Carolina Cordeiro joins me today. I hope you enjoy getting to know her as much as I have.
When did you first start writing?
I have always thought that every single person is a writer. Now, whether you actually do it or not or if you publish or not, it’s a different thing. So, I have written short stories and poems for as long as I can remember. Only this year did I get to be published (so far, the poetry). Still waiting for the answers on my novel.
What did you do with your earliest efforts? Did anyone read them? Did you still have them?
I still have them. All but one that got lost in cleaning the office. Most of them, my closest friends have read and found it funny. Juvenile, all in all.
What made you choose to write in the genres/time periods you write in?
My novel is set in the Azorean period of the late XVIII, early XIX century (the best financial period of our archipelago) and I chose to write about that because this specific time/period since I feel quite connected with it. I cannot explain the whys but every single time I see/read/hear something of that period,it hooks me quite bad. 🙂
What do you enjoy most in the writing process? What parts of it do you really dislike?
I love the setting and the dialogues. Set the mood and create the same mood through the characters dialogues and thoughts. The thing that bothers me the most, is keeping track of the chapters, pages and going back to check spelling and grammar.
If you write in multiple genres how do you make the switch from one to the other? Do you find it a welcome change, crazy-making or a little of both?
I don’t think. I just feel it. For instance, I set to write a novel (period or contemporary) and I start it and go with the flow. The next day, depending on what I read or heard, I may continue the same or change the genre quite easily. But, for me, it all depends on the mood I’m in. Everyday I write. Whether I continue an old story or a new one it all depends on my day.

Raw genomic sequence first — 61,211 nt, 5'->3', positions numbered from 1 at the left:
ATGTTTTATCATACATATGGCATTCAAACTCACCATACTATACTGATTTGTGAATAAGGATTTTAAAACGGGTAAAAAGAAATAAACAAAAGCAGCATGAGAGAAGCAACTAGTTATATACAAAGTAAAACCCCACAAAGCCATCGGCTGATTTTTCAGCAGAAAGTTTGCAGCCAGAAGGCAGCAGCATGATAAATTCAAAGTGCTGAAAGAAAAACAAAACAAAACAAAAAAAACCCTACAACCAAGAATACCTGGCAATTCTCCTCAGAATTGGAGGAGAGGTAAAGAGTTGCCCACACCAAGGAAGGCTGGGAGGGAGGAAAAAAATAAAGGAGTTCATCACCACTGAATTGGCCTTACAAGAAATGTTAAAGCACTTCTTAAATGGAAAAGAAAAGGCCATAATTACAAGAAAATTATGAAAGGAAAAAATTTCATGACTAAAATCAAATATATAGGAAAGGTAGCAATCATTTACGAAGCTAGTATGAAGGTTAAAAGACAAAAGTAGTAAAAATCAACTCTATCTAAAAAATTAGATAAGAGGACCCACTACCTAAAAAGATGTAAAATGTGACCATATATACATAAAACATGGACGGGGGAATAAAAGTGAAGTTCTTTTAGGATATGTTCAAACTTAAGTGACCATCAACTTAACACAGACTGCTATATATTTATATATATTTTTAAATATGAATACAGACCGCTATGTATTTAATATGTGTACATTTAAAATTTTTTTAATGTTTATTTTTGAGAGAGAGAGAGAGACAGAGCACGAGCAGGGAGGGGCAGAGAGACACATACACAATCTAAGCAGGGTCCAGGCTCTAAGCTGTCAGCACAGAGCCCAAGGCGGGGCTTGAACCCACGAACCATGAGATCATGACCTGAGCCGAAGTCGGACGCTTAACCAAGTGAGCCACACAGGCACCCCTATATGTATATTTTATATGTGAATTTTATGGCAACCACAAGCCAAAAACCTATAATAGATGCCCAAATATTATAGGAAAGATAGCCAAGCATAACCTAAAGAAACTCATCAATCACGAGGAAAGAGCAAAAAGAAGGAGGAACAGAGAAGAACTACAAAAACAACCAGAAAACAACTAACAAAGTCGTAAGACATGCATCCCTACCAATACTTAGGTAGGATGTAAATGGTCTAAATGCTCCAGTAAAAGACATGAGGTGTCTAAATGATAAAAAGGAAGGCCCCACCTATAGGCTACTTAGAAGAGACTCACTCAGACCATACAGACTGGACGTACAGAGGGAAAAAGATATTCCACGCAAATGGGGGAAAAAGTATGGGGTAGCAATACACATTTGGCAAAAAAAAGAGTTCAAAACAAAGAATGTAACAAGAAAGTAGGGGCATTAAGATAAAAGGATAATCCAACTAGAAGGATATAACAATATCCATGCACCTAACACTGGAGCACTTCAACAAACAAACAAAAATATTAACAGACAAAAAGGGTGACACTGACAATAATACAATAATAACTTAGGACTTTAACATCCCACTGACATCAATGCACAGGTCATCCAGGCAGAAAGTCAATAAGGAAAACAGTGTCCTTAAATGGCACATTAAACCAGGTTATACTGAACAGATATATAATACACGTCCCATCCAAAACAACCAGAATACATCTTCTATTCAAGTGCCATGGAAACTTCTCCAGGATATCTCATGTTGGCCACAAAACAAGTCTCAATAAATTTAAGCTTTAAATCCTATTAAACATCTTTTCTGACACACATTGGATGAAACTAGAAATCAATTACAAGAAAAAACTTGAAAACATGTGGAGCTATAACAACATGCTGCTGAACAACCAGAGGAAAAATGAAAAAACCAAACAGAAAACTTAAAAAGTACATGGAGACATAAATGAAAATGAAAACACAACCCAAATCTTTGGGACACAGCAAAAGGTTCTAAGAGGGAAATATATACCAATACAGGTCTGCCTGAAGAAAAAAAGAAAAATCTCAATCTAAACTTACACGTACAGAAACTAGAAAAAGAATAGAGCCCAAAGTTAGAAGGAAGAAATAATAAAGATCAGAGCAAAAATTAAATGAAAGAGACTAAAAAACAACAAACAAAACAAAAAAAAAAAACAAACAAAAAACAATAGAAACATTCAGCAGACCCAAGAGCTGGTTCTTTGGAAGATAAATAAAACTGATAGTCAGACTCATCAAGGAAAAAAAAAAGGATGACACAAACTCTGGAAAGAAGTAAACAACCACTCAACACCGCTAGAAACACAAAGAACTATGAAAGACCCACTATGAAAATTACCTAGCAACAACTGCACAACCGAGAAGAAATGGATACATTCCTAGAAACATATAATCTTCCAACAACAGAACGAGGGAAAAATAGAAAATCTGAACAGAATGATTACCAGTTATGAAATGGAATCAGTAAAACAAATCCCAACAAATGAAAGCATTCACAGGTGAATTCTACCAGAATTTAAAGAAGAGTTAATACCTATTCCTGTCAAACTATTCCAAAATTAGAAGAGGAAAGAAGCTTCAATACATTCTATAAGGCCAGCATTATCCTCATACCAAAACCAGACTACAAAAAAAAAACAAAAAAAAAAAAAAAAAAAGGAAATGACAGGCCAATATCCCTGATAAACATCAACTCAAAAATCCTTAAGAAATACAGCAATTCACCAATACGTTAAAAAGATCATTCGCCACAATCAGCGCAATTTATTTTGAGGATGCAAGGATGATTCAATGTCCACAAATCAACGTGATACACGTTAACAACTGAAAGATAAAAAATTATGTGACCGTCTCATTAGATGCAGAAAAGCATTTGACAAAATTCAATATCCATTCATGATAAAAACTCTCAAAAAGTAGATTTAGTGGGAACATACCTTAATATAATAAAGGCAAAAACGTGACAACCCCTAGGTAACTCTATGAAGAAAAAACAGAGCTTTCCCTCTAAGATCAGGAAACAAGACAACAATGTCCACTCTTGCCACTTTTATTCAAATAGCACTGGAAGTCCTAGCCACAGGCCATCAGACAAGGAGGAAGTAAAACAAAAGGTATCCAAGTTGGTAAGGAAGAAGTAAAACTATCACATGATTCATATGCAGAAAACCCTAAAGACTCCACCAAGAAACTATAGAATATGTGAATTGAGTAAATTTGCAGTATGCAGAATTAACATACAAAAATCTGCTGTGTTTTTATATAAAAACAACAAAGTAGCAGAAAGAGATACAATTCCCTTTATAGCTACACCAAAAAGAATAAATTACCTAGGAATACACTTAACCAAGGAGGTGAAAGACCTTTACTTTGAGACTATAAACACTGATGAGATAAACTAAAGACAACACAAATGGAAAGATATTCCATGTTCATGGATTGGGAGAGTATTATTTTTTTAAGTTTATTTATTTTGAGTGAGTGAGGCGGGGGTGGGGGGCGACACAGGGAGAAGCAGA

Historical fiction takes a lot of research. What is the most memorable or interesting thing you’ve learned along the way?
While writing my novel, I came across a fictional biography of one of the most important men on the island and I really was amazed with his natural talent to write. He wrote beautiful love letters to his beloved wife and quite effective critics to the government, of the time. Though a fiction, I got to know the man and facts about my country I did not know before. Great, great experience!
How do you get your ideas? Where do you look for ideas?
I get my ideas from novels I read or stories I hear my parents tell my nephews and nieces. Naturally. the fact that I’m a huge fan of Jane Austen and her contemporaries is, by all means, a tremendous influence (a single word or expression, a single simple thing as rereading a small or great scene – book, movie, series) is enough to get my mind swirling around a new topic.
Tell us a little about your current project.
At this moment, I’m in the middle of volume two of my first novel. I’m also finishing a contemporary novel (this one is totally new for me, since it’s only dialogue based – the rest it’s up to the reader’s imagination). And, on the 28th September, I will have my poetry book launch (to which I’m VERY EXCITED FOR).
What’s up next for you?
Still waiting for a contest answer and after that, check which publisher (Portuguese) would be interested in publishing my book. Until then, I am thinking about translating it into English and, who knows, try English publishers. Fingers crossed!